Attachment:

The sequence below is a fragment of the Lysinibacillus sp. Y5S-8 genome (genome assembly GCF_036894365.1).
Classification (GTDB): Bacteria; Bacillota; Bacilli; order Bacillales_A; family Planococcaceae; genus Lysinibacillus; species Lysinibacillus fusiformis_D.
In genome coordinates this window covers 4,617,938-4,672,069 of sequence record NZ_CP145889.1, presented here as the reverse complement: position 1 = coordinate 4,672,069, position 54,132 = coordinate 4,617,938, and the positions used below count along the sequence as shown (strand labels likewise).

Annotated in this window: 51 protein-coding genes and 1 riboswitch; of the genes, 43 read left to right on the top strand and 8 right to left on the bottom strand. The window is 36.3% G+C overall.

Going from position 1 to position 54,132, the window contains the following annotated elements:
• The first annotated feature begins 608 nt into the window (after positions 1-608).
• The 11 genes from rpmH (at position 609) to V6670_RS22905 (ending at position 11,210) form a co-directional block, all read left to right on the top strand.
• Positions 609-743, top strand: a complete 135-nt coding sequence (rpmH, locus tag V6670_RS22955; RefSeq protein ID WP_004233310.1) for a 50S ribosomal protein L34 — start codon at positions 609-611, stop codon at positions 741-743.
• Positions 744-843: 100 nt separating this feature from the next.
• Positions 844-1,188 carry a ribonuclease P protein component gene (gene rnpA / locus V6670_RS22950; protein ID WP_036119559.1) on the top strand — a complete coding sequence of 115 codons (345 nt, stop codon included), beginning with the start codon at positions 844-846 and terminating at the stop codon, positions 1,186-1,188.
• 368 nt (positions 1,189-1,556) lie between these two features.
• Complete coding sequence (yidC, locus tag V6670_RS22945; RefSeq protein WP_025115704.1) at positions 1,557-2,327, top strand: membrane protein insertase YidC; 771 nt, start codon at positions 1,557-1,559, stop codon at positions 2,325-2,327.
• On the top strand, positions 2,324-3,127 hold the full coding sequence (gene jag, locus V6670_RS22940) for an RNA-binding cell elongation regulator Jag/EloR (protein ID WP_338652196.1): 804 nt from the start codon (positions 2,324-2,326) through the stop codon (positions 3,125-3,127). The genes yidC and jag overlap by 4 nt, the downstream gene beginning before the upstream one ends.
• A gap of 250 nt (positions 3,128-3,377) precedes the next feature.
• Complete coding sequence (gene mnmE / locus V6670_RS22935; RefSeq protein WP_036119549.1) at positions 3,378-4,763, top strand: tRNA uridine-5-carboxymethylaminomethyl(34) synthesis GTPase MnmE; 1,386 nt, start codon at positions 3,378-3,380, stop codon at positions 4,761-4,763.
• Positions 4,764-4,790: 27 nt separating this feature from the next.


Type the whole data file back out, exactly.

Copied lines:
The sequence below is a fragment of the Lysinibacillus sp. Y5S-8 genome (genome assembly GCF_036894365.1).
Classification (GTDB): Bacteria; Bacillota; Bacilli; order Bacillales_A; family Planococcaceae; genus Lysinibacillus; species Lysinibacillus fusiformis_D.
In genome coordinates this window covers 4,617,938-4,672,069 of sequence record NZ_CP145889.1, presented here as the reverse complement: position 1 = coordinate 4,672,069, position 54,132 = coordinate 4,617,938, and the positions used below count along the sequence as shown (strand labels likewise).

Annotated in this window: 51 protein-coding genes and 1 riboswitch; of the genes, 43 read left to right on the top strand and 8 right to left on the bottom strand. The window is 36.3% G+C overall.

Going from position 1 to position 54,132, the window contains the following annotated elements:
• The first annotated feature begins 608 nt into the window (after positions 1-608).
• The 11 genes from rpmH (at position 609) to V6670_RS22905 (ending at position 11,210) form a co-directional block, all read left to right on the top strand.
• Positions 609-743, top strand: a complete 135-nt coding sequence (rpmH, locus tag V6670_RS22955; RefSeq protein ID WP_004233310.1) for a 50S ribosomal protein L34 — start codon at positions 609-611, stop codon at positions 741-743.
• Positions 744-843: 100 nt separating this feature from the next.
• Positions 844-1,188 carry a ribonuclease P protein component gene (gene rnpA / locus V6670_RS22950; protein ID WP_036119559.1) on the top strand — a complete coding sequence of 115 codons (345 nt, stop codon included), beginning with the start codon at positions 844-846 and terminating at the stop codon, positions 1,186-1,188.
• 368 nt (positions 1,189-1,556) lie between these two features.
• Complete coding sequence (yidC, locus tag V6670_RS22945; RefSeq protein WP_025115704.1) at positions 1,557-2,327, top strand: membrane protein insertase YidC; 771 nt, start codon at positions 1,557-1,559, stop codon at positions 2,325-2,327.
• On the top strand, positions 2,324-3,127 hold the full coding sequence (gene jag, locus V6670_RS22940) for an RNA-binding cell elongation regulator Jag/EloR (protein ID WP_338652196.1): 804 nt from the start codon (positions 2,324-2,326) through the stop codon (positions 3,125-3,127). The genes yidC and jag overlap by 4 nt, the downstream gene beginning before the upstream one ends.
• A gap of 250 nt (positions 3,128-3,377) precedes the next feature.
• Complete coding sequence (gene mnmE / locus V6670_RS22935; RefSeq protein WP_036119549.1) at positions 3,378-4,763, top strand: tRNA uridine-5-carboxymethylaminomethyl(34) synthesis GTPase MnmE; 1,386 nt, start codon at positions 3,378-3,380, stop codon at positions 4,761-4,763.
• Positions 4,764-4,790: 27 nt separating this feature from the next.